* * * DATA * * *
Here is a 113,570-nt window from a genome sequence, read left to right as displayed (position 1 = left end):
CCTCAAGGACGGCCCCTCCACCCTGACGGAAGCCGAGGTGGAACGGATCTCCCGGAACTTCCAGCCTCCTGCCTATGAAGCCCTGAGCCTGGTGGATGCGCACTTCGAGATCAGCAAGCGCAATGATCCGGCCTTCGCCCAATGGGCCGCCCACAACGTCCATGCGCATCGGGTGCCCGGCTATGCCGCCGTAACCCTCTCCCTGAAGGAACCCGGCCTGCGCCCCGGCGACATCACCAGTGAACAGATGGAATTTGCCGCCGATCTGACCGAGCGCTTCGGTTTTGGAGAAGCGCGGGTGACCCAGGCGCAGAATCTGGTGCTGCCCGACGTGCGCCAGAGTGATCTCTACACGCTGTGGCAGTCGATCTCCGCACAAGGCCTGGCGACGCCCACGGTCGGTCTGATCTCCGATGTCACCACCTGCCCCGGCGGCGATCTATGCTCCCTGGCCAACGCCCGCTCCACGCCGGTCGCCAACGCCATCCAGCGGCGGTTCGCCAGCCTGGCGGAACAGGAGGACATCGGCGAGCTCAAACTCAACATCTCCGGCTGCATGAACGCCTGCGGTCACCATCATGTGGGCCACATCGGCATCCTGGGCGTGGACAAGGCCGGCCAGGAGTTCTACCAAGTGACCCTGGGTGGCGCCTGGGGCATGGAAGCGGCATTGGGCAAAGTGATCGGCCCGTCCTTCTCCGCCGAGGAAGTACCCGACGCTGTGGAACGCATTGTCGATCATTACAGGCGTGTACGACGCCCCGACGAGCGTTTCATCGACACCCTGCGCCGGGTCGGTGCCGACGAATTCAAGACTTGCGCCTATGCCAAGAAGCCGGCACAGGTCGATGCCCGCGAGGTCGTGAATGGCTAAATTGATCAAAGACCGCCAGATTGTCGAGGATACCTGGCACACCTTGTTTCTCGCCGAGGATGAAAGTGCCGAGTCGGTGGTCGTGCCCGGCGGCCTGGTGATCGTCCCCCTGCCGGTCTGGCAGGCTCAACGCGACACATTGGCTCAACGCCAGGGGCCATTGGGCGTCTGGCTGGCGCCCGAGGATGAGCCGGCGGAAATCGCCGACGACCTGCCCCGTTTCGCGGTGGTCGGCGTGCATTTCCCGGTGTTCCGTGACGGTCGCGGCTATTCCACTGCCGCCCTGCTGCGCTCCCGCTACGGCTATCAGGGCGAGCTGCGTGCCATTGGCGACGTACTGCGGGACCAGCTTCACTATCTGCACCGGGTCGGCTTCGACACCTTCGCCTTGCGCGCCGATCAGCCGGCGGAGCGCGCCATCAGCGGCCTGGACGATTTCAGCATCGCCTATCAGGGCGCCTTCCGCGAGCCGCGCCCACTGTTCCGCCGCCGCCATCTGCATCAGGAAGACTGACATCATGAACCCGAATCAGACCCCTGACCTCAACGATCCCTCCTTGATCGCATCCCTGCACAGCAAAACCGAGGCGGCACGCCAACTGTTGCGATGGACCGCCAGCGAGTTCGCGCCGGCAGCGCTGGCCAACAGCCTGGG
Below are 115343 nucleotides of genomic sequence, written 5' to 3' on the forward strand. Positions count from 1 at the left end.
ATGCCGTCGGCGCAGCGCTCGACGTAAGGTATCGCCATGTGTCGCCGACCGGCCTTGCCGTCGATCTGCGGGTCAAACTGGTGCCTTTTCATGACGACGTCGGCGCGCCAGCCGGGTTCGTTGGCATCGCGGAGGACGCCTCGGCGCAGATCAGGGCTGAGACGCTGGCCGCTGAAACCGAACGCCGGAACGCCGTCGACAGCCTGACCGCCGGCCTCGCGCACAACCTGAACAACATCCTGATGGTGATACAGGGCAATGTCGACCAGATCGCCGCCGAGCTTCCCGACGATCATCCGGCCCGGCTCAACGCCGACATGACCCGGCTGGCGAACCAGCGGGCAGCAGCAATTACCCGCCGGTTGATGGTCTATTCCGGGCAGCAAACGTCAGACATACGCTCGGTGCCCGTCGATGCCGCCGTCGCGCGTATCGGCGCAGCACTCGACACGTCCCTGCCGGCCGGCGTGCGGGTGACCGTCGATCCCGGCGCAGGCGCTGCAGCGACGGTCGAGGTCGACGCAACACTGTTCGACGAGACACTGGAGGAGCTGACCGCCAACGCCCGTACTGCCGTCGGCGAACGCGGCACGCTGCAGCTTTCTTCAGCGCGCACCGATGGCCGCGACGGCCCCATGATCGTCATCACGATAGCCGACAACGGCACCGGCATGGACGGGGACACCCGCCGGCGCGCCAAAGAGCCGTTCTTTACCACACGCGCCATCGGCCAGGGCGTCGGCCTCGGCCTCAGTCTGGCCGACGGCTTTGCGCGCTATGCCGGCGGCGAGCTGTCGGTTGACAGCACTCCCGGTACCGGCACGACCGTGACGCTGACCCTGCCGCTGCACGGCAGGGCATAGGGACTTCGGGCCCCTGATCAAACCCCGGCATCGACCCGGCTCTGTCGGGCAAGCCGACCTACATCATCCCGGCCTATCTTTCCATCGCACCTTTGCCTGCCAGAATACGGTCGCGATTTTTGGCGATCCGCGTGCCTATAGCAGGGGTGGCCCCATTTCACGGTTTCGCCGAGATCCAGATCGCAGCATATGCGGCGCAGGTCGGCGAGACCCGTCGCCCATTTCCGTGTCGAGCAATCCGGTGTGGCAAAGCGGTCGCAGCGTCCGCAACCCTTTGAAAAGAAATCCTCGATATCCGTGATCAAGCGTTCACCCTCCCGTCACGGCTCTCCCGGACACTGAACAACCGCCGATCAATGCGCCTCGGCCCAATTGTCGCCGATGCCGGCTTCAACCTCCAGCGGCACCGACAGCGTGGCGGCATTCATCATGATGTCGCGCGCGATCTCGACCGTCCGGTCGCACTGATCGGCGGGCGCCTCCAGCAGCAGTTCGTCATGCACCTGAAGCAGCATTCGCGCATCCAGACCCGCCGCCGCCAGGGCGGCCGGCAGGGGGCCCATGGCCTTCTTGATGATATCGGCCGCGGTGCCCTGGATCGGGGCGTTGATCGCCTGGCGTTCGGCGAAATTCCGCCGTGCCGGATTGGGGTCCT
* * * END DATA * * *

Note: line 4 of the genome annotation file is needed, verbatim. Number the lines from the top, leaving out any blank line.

ATGCCGTCGGCGCAGCGCTCGACGTAAGGTATCGCCATGTGTCGCCGACCGGCCTTGCCGTCGATCTGCGGGTCAAACTGGTGCCTTTTCATGACGACGTCGGCGCGCCAGCCGGGTTCGTTGGCATCGCGGAGGACGCCTCGGCGCAGATCAGGGCTGAGACGCTGGCCGCTGAAACCGAACGCCGGAACGCCGTCGACAGCCTGACCGCCGGCCTCGCGCACAACCTGAACAACATCCTGATGGTGATACAGGGCAATGTCGACCAGATCGCCGCCGAGCTTCCCGACGATCATCCGGCCCGGCTCAACGCCGACATGACCCGGCTGGCGAACCAGCGGGCAGCAGCAATTACCCGCCGGTTGATGGTCTATTCCGGGCAGCAAACGTCAGACATACGCTCGGTGCCCGTCGATGCCGCCGTCGCGCGTATCGGCGCAGCACTCGACACGTCCCTGCCGGCCGGCGTGCGGGTGACCGTCGATCCCGGCGCAGGCGCTGCAGCGACGGTCGAGGTCGACGCAACACTGTTCGACGAGACACTGGAGGAGCTGACCGCCAACGCCCGTACTGCCGTCGGCGAACGCGGCACGCTGCAGCTTTCTTCAGCGCGCACCGATGGCCGCGACGGCCCCATGATCGTCATCACGATAGCCGACAACGGCACCGGCATGGACGGGGACACCCGCCGGCGCGCCAAAGAGCCGTTCTTTACCACACGCGCCATCGGCCAGGGCGTCGGCCTCGGCCTCAGTCTGGCCGACGGCTTTGCGCGCTATGCCGGCGGCGAGCTGTCGGTTGACAGCACTCCCGGTACCGGCACGACCGTGACGCTGACCCTGCCGCTGCACGGCAGGGCATAGGGACTTCGGGCCCCTGATCAAACCCCGGCATCGACCCGGCTCTGTCGGGCAAGCCGACCTACATCATCCCGGCCTATCTTTCCATCGCACCTTTGCCTGCCAGAATACGGTCGCGATTTTTGGCGATCCGCGTGCCTATAGCAGGGGTGGCCCCATTTCACGGTTTCGCCGAGATCCAGATCGCAGCATATGCGGCGCAGGTCGGCGAGACCCGTCGCCCATTTCCGTGTCGAGCAATCCGGTGTGGCAAAGCGGTCGCAGCGTCCGCAACCCTTTGAAAAGAAATCCTCGATATCCGTGATCAAGCGTTCACCCTCCCGTCACGGCTCTCCCGGACACTGAACAACCGCCGATCAATGCGCCTCGGCCCAATTGTCGCCGATGCCGGCTTCAACCTCCAGCGGCACCGACAGCGTGGCGGCATTCATCATGATGTCGCGCGCGATCTCGACCGTCCGGTCGCACTGATCGGCGGGCGCCTCCAGCAGCAGTTCGTCATGCACCTGAAGCAGCATTCGCGCATCCAGACCCGCCGCCGCCAGGGCGGCCGGCAGGGGGCCCATGGCCTTCTTGATGATATCGGCCGCGGTGCCCTGGATCGGGGCGTTGATCGCCTGGCGTTCGGCGAAATTCCGCCGTGCCGGATTGGGGTCCT